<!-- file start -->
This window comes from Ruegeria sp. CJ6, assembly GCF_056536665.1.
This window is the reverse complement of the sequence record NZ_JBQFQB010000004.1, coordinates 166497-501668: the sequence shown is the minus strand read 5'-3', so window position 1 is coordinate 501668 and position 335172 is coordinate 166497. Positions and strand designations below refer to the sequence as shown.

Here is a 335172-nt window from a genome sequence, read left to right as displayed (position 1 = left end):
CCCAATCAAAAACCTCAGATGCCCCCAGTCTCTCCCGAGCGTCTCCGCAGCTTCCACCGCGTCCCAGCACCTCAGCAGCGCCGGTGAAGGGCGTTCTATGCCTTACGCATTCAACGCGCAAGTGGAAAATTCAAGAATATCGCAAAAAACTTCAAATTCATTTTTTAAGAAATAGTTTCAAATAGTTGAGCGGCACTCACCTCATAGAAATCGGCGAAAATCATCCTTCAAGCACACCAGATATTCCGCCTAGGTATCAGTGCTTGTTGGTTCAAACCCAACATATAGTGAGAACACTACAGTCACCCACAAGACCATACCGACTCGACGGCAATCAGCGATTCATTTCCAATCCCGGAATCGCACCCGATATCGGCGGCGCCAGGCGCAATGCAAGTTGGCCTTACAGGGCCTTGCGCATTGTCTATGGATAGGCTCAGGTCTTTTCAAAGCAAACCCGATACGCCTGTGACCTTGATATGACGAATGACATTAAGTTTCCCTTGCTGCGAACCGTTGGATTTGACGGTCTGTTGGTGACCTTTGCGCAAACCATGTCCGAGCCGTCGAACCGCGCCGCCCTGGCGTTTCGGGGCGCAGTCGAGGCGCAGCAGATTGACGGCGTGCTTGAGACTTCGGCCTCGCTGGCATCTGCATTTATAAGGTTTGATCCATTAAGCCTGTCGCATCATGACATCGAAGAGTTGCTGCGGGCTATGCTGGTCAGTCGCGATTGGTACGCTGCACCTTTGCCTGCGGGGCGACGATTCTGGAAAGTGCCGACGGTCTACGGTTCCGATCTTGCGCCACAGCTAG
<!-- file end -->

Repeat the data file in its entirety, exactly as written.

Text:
This window comes from Ruegeria sp. CJ6, assembly GCF_056536665.1.
This window is the reverse complement of the sequence record NZ_JBQFQB010000004.1, coordinates 166497-501668: the sequence shown is the minus strand read 5'-3', so window position 1 is coordinate 501668 and position 335172 is coordinate 166497. Positions and strand designations below refer to the sequence as shown.

Here is a 335172-nt window from a genome sequence, read left to right as displayed (position 1 = left end):
CCCAATCAAAAACCTCAGATGCCCCCAGTCTCTCCCGAGCGTCTCCGCAGCTTCCACCGCGTCCCAGCACCTCAGCAGCGCCGGTGAAGGGCGTTCTATGCCTTACGCATTCAACGCGCAAGTGGAAAATTCAAGAATATCGCAAAAAACTTCAAATTCATTTTTTAAGAAATAGTTTCAAATAGTTGAGCGGCACTCACCTCATAGAAATCGGCGAAAATCATCCTTCAAGCACACCAGATATTCCGCCTAGGTATCAGTGCTTGTTGGTTCAAACCCAACATATAGTGAGAACACTACAGTCACCCACAAGACCATACCGACTCGACGGCAATCAGCGATTCATTTCCAATCCCGGAATCGCACCCGATATCGGCGGCGCCAGGCGCAATGCAAGTTGGCCTTACAGGGCCTTGCGCATTGTCTATGGATAGGCTCAGGTCTTTTCAAAGCAAACCCGATACGCCTGTGACCTTGATATGACGAATGACATTAAGTTTCCCTTGCTGCGAACCGTTGGATTTGACGGTCTGTTGGTGACCTTTGCGCAAACCATGTCCGAGCCGTCGAACCGCGCCGCCCTGGCGTTTCGGGGCGCAGTCGAGGCGCAGCAGATTGACGGCGTGCTTGAGACTTCGGCCTCGCTGGCATCTGCATTTATAAGGTTTGATCCATTAAGCCTGTCGCATCATGACATCGAAGAGTTGCTGCGGGCTATGCTGGTCAGTCGCGATTGGTACGCTGCACCTTTGCCTGCGGGGCGACGATTCTGGAAAGTGCCGACGGTCTACGGTTCCGATCTTGCGCCACAGCTAG